Dr. Jordan’s research centers on the archaeology of Iroquois (Haudenosaunee) peoples, emphasizing the settlement patterns, housing, and political economy of seventeenth- and eighteenth- century Senecas.
Dr. Piasta-Mansfield is a scholar, whose primary research interests focus on the discourses of dispossession in the context of North American Indigenous Peoples with the special attention to the Seneca Nation of the Haudenosaunee Confederacy.
Wayva Waterman Lyons is the Student Support Specialist for the American Indian and Indigenous Studies Program. Her primary responsibilities include recruiting high school students and supporting Native and Indigenous students at Cornell. She worked in the Admissions department at Middlesex Community College in Massachusetts. She has a Master's in Social Psychology from the University of Northern Iowa and a Bachelor's in Native American Studies from Stanford University.
Ben Maracle is the Graphic/Administrative Assistant for the American Indian and Indigenous Studies Program. He assists with AIISP sponsored events, promotion of the Program, student outreach, development of various graphic/media materials, as well as other administrative tasks. His experience varies from his work at Boston University's Howard Gotlieb Archival Research Center as an Outreach Coordinator to his most recent work as the Production Coordinator for the award-winning documentary film company, Stick Figure. He received a Bachelor's in Communications from Cornell University.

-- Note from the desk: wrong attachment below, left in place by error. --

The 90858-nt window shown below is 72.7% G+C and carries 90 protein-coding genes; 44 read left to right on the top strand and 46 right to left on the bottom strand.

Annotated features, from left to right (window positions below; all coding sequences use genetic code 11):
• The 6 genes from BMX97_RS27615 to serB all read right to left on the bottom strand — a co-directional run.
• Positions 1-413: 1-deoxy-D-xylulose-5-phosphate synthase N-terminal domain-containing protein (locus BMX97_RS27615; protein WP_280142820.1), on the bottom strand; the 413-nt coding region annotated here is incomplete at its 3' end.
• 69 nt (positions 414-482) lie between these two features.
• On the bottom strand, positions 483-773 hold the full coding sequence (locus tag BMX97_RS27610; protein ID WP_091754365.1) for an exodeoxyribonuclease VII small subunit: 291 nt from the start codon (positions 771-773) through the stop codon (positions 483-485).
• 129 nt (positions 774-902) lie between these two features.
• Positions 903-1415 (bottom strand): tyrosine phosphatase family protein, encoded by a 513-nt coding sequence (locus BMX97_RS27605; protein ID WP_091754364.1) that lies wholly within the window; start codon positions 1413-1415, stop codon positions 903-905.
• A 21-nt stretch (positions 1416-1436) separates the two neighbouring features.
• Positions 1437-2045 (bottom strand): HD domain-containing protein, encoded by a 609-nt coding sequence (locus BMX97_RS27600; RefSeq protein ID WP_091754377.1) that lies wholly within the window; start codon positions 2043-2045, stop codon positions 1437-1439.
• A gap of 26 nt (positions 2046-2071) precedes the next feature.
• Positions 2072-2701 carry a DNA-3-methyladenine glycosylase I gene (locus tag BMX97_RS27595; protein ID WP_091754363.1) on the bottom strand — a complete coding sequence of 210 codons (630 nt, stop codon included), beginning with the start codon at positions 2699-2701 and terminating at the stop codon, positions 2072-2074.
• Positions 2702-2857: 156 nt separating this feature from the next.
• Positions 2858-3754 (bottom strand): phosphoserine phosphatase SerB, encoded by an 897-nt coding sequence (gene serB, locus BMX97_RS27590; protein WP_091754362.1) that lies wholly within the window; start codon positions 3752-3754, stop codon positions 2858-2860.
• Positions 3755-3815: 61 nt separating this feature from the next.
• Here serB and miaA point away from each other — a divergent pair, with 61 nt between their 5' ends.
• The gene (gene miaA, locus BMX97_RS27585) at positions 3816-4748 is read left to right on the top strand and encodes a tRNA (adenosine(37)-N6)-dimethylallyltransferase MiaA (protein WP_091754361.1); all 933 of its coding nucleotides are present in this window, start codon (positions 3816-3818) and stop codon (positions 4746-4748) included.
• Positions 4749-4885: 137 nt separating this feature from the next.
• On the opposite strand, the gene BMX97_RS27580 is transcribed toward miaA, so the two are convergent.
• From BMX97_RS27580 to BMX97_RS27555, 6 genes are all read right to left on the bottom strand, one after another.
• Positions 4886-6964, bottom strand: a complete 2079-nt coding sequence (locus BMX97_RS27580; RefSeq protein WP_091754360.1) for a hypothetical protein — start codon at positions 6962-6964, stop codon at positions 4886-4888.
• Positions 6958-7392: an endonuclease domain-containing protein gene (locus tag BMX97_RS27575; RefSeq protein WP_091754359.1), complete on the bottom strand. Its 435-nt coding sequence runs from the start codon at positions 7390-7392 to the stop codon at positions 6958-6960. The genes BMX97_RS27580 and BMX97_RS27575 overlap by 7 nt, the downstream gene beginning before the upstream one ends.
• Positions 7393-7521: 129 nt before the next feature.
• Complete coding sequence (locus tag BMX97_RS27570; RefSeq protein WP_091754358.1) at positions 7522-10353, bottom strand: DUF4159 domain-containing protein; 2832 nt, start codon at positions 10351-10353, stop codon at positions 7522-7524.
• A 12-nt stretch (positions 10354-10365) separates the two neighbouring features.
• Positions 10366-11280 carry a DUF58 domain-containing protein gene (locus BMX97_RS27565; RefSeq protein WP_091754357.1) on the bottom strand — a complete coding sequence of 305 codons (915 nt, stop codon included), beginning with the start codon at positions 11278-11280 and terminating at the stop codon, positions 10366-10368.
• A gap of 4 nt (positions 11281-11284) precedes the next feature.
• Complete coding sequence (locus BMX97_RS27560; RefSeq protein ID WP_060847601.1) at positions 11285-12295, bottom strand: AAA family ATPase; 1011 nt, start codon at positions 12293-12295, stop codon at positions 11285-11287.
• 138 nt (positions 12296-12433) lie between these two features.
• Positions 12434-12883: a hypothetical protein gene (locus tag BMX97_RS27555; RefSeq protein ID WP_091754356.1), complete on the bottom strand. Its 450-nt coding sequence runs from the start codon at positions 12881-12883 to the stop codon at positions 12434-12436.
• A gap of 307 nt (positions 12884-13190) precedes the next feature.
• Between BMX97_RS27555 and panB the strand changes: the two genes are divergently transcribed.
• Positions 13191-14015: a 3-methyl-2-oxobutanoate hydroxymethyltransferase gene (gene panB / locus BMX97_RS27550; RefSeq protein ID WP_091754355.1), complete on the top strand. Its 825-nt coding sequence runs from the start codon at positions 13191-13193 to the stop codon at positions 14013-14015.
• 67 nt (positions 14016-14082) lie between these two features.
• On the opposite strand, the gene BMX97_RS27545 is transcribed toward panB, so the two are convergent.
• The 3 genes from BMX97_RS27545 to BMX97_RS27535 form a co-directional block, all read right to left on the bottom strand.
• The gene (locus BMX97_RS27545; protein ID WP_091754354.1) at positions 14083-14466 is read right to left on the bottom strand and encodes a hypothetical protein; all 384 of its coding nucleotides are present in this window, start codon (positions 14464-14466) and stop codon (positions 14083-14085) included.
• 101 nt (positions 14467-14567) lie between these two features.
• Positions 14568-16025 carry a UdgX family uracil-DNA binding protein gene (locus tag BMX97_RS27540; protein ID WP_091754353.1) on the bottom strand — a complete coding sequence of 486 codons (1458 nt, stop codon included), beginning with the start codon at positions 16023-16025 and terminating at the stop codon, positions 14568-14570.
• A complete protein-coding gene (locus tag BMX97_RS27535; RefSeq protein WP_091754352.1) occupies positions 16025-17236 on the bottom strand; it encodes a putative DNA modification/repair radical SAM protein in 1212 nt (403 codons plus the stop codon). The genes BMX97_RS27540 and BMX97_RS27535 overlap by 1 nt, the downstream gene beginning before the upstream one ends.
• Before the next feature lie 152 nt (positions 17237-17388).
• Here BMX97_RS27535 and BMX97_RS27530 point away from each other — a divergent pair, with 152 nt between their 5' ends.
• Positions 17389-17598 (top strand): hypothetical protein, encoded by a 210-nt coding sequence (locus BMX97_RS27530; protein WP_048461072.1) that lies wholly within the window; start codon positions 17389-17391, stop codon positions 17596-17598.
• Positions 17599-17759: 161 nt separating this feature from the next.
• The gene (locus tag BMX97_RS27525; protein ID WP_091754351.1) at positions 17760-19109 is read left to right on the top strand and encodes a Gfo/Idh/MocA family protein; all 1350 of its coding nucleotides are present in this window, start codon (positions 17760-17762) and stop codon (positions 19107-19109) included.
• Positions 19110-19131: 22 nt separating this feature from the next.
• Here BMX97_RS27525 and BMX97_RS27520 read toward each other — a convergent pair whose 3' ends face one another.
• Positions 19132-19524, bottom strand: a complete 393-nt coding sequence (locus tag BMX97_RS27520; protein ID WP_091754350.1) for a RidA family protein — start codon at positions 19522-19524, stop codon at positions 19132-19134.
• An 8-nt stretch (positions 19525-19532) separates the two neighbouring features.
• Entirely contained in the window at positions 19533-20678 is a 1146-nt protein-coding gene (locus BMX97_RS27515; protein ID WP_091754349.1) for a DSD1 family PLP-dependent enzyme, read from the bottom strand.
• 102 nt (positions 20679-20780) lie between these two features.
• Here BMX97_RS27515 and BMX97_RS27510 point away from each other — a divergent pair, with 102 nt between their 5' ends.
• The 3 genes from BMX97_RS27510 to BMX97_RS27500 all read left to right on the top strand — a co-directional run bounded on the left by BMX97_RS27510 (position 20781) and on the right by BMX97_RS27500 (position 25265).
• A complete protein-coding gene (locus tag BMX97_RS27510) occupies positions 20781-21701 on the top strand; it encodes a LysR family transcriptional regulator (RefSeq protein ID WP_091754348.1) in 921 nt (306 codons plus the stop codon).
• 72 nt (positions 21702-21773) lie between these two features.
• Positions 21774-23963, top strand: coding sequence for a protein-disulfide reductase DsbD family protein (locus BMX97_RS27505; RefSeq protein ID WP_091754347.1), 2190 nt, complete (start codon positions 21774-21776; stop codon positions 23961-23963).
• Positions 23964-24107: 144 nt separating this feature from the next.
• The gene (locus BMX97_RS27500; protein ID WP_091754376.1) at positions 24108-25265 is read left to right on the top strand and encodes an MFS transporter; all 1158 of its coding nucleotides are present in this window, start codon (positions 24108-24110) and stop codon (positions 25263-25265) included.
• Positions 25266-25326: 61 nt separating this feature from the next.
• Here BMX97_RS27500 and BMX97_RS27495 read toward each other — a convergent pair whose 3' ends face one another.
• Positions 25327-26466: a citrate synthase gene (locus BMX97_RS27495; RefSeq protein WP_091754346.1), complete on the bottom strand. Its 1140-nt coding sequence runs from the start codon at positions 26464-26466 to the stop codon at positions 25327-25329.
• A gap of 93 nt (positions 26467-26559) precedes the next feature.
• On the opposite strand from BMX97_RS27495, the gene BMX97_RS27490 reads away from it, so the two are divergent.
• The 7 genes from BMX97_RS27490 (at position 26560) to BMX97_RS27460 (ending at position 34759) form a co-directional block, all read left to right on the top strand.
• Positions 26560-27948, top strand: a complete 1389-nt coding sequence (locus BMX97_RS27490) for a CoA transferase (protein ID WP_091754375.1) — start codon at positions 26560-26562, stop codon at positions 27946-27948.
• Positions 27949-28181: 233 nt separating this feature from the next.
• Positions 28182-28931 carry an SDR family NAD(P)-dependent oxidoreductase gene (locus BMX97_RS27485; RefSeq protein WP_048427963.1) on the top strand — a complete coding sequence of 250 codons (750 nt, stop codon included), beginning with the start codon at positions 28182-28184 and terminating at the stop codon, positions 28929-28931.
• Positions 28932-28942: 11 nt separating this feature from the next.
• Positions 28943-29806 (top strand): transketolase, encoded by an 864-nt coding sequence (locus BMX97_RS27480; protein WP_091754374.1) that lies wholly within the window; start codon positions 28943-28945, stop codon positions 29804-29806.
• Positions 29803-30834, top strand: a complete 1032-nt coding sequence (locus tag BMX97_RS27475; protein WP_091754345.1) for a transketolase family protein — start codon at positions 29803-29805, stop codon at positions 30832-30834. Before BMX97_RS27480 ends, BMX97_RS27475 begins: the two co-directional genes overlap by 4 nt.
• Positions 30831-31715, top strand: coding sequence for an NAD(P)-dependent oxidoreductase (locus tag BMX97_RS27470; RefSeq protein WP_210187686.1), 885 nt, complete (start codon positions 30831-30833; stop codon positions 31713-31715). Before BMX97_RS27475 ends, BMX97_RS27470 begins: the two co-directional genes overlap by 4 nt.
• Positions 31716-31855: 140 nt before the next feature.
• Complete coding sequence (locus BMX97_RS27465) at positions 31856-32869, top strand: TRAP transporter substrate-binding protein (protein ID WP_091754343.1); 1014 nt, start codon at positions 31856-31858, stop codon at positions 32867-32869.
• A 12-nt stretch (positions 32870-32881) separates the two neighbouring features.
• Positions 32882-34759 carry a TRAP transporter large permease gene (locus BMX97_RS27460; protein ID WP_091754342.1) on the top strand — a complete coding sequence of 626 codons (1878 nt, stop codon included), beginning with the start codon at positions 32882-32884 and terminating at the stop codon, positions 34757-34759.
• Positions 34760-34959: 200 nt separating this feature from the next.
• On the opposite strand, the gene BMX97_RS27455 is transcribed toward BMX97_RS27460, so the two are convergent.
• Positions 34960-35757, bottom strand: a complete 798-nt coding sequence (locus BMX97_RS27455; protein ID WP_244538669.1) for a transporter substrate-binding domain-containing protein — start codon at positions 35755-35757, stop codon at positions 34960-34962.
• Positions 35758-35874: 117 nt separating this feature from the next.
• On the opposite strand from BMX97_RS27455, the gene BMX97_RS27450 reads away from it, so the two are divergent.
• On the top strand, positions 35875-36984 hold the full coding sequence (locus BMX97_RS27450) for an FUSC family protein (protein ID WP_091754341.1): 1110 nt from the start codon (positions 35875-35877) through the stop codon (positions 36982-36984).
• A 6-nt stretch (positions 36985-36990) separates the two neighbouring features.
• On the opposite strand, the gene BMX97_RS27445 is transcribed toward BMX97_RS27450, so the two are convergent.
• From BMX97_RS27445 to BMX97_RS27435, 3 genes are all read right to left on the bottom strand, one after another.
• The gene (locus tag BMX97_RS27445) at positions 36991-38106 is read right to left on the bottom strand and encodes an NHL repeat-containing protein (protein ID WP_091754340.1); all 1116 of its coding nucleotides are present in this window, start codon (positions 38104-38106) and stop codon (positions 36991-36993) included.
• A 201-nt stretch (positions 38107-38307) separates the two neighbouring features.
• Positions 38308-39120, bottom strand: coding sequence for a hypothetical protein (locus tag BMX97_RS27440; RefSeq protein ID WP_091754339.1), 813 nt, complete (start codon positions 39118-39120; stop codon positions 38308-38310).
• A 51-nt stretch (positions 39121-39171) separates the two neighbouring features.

Jordan is a member of the Seneca Nation Beaver Clan. He graduated from Haskell Indian Nations University with his A.A. in Liberal Arts and B.S. in Earth Science/Environmental Science from Syracuse University. At the intersection of his cultural and academic interests stands Indigenous Knowledge Systems, and specifically those focused on Traditional Ecological Knowledge (TEK), practices of wellness and wellbeing expressed through the philosophy of “good mind,” Indigenous methodologies of inclusive community building, as well as traditional mentorship, guided by the Haudenosaunee practice of condolence.
Jordan is the Residence Hall Director of Akwe:kon Residence Program House.
Rebecca assumed responsibility as the Business Administrator for the American Indian Program in February 2020 after serving as Administrative Manager for Cornell Botanic Gardens from 2016-2020. She also worked at the CALS/CHE Business Service Center as a manager from 2015-2016. Rebecca holds a bachelors in business administration with a concentration in finance and minor in economics. Bringing more than 20 years of business and finance experience to the University, Rebecca has held a variety of finance and management positions in the for-profit sector before joining Cornell University in 2015. For fun, she enjoys running, hiking, snowshoeing and all things outdoors.